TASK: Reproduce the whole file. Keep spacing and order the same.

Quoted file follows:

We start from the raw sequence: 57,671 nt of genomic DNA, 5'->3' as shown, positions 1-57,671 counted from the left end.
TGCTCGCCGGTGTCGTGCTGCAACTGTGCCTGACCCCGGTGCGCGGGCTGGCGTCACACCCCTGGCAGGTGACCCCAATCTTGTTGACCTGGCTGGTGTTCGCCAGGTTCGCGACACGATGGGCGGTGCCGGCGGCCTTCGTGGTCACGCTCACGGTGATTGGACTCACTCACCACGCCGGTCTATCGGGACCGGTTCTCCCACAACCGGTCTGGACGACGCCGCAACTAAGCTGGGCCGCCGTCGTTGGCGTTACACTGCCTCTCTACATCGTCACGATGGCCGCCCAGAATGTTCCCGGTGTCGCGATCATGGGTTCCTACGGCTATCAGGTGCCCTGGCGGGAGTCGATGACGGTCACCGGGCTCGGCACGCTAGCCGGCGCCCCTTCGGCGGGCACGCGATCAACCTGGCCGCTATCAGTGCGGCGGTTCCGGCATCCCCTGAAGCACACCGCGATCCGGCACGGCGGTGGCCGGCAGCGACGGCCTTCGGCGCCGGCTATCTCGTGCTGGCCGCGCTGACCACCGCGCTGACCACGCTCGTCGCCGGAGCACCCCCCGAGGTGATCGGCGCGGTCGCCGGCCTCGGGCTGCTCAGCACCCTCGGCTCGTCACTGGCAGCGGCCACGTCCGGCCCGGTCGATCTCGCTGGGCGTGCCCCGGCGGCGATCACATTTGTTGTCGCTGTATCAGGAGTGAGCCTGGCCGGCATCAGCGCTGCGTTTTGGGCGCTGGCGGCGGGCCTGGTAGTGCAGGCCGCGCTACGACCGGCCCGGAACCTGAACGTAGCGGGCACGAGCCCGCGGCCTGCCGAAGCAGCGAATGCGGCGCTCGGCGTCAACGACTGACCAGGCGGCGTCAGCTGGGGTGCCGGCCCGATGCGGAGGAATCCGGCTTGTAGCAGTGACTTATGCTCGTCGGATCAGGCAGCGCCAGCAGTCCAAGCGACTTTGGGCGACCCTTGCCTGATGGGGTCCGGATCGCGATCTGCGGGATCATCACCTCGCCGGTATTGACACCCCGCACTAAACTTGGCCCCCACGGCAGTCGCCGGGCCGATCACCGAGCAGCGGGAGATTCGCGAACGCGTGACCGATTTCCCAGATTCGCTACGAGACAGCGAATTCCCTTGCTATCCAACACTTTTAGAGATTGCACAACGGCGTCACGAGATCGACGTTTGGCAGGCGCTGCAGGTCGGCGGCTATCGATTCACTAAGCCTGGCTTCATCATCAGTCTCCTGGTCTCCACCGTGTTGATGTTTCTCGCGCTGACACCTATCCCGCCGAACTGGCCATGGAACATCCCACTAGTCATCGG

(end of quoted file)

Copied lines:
We start from the raw sequence: 57,671 nt of genomic DNA, 5'->3' as shown, positions 1-57,671 counted from the left end.
TGCTCGCCGGTGTCGTGCTGCAACTGTGCCTGACCCCGGTGCGCGGGCTGGCGTCACACCCCTGGCAGGTGACCCCAATCTTGTTGACCTGGCTGGTGTTCGCCAGGTTCGCGACACGATGGGCGGTGCCGGCGGCCTTCGTGGTCACGCTCACGGTGATTGGACTCACTCACCACGCCGGTCTATCGGGACCGGTTCTCCCACAACCGGTCTGGACGACGCCGCAACTAAGCTGGGCCGCCGTCGTTGGCGTTACACTGCCTCTCTACATCGTCACGATGGCCGCCCAGAATGTTCCCGGTGTCGCGATCATGGGTTCCTACGGCTATCAGGTGCCCTGGCGGGAGTCGATGACGGTCACCGGGCTCGGCACGCTAGCCGGCGCCCCTTCGGCGGGCACGCGATCAACCTGGCCGCTATCAGTGCGGCGGTTCCGGCATCCCCTGAAGCACACCGCGATCCGGCACGGCGGTGGCCGGCAGCGACGGCCTTCGGCGCCGGCTATCTCGTGCTGGCCGCGCTGACCACCGCGCTGACCACGCTCGTCGCCGGAGCACCCCCCGAGGTGATCGGCGCGGTCGCCGGCCTCGGGCTGCTCAGCACCCTCGGCTCGTCACTGGCAGCGGCCACGTCCGGCCCGGTCGATCTCGCTGGGCGTGCCCCGGCGGCGATCACATTTGTTGTCGCTGTATCAGGAGTGAGCCTGGCCGGCATCAGCGCTGCGTTTTGGGCGCTGGCGGCGGGCCTGGTAGTGCAGGCCGCGCTACGACCGGCCCGGAACCTGAACGTAGCGGGCACGAGCCCGCGGCCTGCCGAAGCAGCGAATGCGGCGCTCGGCGTCAACGACTGACCAGGCGGCGTCAGCTGGGGTGCCGGCCCGATGCGGAGGAATCCGGCTTGTAGCAGTGACTTATGCTCGTCGGATCAGGCAGCGCCAGCAGTCCAAGCGACTTTGGGCGACCCTTGCCTGATGGGGTCCGGATCGCGATCTGCGGGATCATCACCTCGCCGGTATTGACACCCCGCACTAAACTTGGCCCCCACGGCAGTCGCCGGGCCGATCACCGAGCAGCGGGAGATTCGCGAACGCGTGACCGATTTCCCAGATTCGCTACGAGACAGCGAATTCCCTTGCTATCCAACACTTTTAGAGATTGCACAACGGCGTCACGAGATCGACGTTTGGCAGGCGCTGCAGGTCGGCGGCTATCGATTCACTAAGCCTGGCTTCATCATCAGTCTCCTGGTCTCCACCGTGTTGATGTTTCTCGCGCTGACACCTATCCCGCCGAACTGGCCATGGAACATCCCACTAGTCATCGG